REFLECTION POST

My first reflective post is on my third blog on Copyright Laws entitled “Watch, but don’t touch! Copyright, ownership structures, and industry control”. I learned that copyright is the legal concept that rewards the creator of an original work. After writing the blog, I now view media copyright as a serious matter as I understand it is unfair to use contents created by others without giving due credits and will endeavour not to violate copyright laws when using the media. 

I also wish to reflect upon my fourth blog post on technological convergence entitled “I ♥ gadgets: platforms, permissions and ideologies in technological convergence”. I learn that convergence is convenient, but it also culminates in the consolidation of power and wealth in the hands of a few powerful multinational conglomerates who dictate what we see or hear. This knowledge changes my perspective of the media and consequently, I am now more critical of what I read or hear from the media and no longer take them to be gospel truths. 

My final reflective blog post is my fifth blog on user empowerment, entitled “Will you be my audience? User empowerment, access and participation across media platforms.” I discovered that, thanks to the convergence of various technologies and devices like the Internet and smartphones, dialogic media have revolutionised the world. For example, Wikipedia, a free, collaborative, online encyclopaedia enables users worldwide to access information from it and edit information into it, converting passive consumers into active prosumers. Now, I truly appreciate the impact of technological convergence, and find it wonderfully useful as it helps me a lot in my research work. 

I enjoy myself most writing these blogs as they give me many interesting ideas of the role of convergence in the media industry.  The implications are my audience would appreciate copyright laws and technological convergence as well as be more critical of what the media churn out.   Writing these blogs have definitely widened my knowledge of the media and helped me to appreciate how the media operates.

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Week 10: BCM112 #mencallmethings: identity and difference online.

Hello there, I’m Ram Peow Loong Naidu and this is my University assessment blog.  In the tenth and eleventh-week of class, we had a guest lecture on the dark side of online trolling and misogyny.

Trolling is the intentional sowing of hatred, bigotry, racism, or misogyny. Trolls are emotionally immature and profligate behind the shield of anonymity, where they post public comments on blog sites, new sites, discussion forums and game chats.  Internet trolling is an anti-social act which is a form of cyber-bullying(Mitew, 2012).  It aims to create interpersonal conflict and shock-value controversy online. Hateful trolling by misogynist men is a serious matter, with many female writers and columnists proclaiming that they have received violent threats, including threats of sexual abuse, death and rape threats, crude insults, sexism, and misogyny.  Misogyny is defined as ‘the hatred of women’ or ‘Great dislike of women’ (Mitew, 2012).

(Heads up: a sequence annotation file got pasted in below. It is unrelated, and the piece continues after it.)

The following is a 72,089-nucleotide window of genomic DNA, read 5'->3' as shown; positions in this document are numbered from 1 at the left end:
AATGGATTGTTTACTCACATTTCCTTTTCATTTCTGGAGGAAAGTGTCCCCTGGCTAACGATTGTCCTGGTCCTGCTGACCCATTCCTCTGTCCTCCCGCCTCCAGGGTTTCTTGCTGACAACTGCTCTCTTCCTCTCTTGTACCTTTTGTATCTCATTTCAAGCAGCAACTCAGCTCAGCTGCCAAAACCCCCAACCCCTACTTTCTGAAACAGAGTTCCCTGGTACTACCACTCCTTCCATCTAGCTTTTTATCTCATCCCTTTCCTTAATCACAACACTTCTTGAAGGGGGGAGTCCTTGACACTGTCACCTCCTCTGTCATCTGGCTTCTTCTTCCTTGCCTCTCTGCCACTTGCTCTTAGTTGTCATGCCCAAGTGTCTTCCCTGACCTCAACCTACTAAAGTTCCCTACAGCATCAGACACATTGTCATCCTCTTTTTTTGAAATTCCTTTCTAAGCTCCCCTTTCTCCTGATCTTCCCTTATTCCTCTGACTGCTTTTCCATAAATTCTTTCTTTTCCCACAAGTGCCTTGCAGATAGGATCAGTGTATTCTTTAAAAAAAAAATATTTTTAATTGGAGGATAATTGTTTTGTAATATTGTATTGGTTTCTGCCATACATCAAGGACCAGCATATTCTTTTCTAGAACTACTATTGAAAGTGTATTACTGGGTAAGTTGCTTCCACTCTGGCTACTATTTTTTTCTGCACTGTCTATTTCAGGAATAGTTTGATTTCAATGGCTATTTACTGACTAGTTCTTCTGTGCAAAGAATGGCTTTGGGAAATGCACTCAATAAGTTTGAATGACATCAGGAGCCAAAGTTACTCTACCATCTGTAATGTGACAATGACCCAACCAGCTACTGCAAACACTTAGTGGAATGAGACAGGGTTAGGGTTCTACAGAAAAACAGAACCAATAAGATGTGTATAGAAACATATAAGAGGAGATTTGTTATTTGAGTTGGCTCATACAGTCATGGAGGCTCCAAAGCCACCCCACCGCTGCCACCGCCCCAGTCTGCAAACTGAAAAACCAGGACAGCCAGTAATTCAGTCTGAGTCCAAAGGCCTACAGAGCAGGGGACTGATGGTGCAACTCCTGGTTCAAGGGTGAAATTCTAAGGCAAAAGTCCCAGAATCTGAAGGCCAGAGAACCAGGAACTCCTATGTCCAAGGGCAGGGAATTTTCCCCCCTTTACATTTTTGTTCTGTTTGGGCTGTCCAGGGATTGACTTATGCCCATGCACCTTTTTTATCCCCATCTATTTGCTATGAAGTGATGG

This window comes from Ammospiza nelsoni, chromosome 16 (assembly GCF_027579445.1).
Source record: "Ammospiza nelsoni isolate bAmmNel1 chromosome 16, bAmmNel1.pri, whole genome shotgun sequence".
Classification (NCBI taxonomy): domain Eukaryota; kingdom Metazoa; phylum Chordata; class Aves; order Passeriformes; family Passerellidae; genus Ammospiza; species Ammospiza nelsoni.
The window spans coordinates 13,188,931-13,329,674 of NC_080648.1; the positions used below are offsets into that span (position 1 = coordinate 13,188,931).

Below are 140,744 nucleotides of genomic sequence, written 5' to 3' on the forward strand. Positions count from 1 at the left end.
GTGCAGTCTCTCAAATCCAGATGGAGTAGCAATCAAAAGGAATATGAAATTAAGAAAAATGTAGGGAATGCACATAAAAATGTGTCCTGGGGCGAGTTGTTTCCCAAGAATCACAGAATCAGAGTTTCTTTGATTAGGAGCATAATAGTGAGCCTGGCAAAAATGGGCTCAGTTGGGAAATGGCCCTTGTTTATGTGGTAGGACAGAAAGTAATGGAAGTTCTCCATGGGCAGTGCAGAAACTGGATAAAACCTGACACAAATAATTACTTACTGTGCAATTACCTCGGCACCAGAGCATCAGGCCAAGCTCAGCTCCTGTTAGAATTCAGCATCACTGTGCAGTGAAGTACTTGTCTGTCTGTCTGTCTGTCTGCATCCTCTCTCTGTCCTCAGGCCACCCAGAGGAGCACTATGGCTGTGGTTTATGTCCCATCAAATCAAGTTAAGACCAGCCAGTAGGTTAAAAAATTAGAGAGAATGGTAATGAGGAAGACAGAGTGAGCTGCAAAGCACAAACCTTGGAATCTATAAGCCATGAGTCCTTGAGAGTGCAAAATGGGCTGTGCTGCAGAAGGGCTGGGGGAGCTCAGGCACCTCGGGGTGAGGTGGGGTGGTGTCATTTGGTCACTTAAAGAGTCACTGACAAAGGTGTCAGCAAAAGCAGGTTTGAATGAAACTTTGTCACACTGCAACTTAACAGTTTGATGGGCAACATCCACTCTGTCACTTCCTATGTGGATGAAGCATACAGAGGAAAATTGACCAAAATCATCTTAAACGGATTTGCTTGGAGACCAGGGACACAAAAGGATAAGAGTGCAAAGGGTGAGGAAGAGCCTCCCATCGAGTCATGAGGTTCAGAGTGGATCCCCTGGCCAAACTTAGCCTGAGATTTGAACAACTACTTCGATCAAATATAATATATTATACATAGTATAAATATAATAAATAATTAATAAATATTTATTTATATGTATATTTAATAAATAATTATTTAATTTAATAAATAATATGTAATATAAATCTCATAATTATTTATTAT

Sexual harassment and flaming is rife in cyberspace. Many individuals or social groups are being targeted and discriminated against in the online community due to their gender and sexual-orientation. This is not surprising as cyber space is male-dominated. According to Dale Spender, the absence of women in cyber space has to do with technology and culture rather than women’s abilities(Mitew, 2012). Spender explains that since men structure cyber space, the domain of cyber space reflects male socialization and interests. Spender opines that the current disparate situation can readily be changed and insists that the problem lies in cultural change. Spender‘s concern highlights the perpetual battle women have to combat against our patriarchal, male-dominated, sexist society (Spender, 1997).

The columnist Laurie Penny, herself a victim of trolling, has decided to reveal the amount of abuse she receives in order to encourage online discussion forums to monitor abusive comments more effectively. According to Penny, misogynist abuse dates back to the 18th century, with the problem reaching epidemic proportion, no thanks to the internet (Mitew, 2012).

Karalee Evans agrees that trolling is not new.  What disturb her are that compliance trolling and the phenomena of anonymous digital misogyny or sexual intimidation and flaming is rife in cyberspace. She reports that sexist trolling is committed nine times out of 10 by anonymous men. This is cause for concern as sexual trolling affects the victims’ confidence, their security and their credibility. Feminist blogger Sady Doyle endeavours to counter this social menace by raising awareness of the issue when she started the #mencallmethings Twitter hashtag and conversation, a campaign which encouraged female bloggers, columnists and twitter regulars to discuss their experiences and name their perpetrators with the intention of shaming them(Mitew, 2012).The movement is empowering women to hit back by providing them a platform to name and shame their abusers. Just recently, Blogger Xiaxue of Singapore responds to ‘flaming’ by posting pictures of her perpetrators on her blogs. Although such online participatory culture will not end the culture of online abuse, it may help women feel less threatened and more empowered(Mitew, 2012).